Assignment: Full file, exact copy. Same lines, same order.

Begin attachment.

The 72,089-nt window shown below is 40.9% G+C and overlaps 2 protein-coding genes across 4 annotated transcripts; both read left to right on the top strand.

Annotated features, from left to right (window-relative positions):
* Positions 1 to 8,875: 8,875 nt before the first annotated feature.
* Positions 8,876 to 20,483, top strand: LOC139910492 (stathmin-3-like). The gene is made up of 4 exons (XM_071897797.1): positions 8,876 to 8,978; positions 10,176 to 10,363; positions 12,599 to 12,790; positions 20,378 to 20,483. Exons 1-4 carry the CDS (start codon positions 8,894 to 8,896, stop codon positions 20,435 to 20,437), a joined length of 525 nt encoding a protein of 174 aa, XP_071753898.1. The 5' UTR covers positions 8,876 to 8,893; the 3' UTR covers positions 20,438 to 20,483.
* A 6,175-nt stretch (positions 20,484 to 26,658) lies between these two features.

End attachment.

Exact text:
The 72,089-nt window shown below is 40.9% G+C and overlaps 2 protein-coding genes across 4 annotated transcripts; both read left to right on the top strand.

Annotated features, from left to right (window-relative positions):
* Positions 1 to 8,875: 8,875 nt before the first annotated feature.
* Positions 8,876 to 20,483, top strand: LOC139910492 (stathmin-3-like). The gene is made up of 4 exons (XM_071897797.1): positions 8,876 to 8,978; positions 10,176 to 10,363; positions 12,599 to 12,790; positions 20,378 to 20,483. Exons 1-4 carry the CDS (start codon positions 8,894 to 8,896, stop codon positions 20,435 to 20,437), a joined length of 525 nt encoding a protein of 174 aa, XP_071753898.1. The 5' UTR covers positions 8,876 to 8,893; the 3' UTR covers positions 20,438 to 20,483.
* A 6,175-nt stretch (positions 20,484 to 26,658) lies between these two features.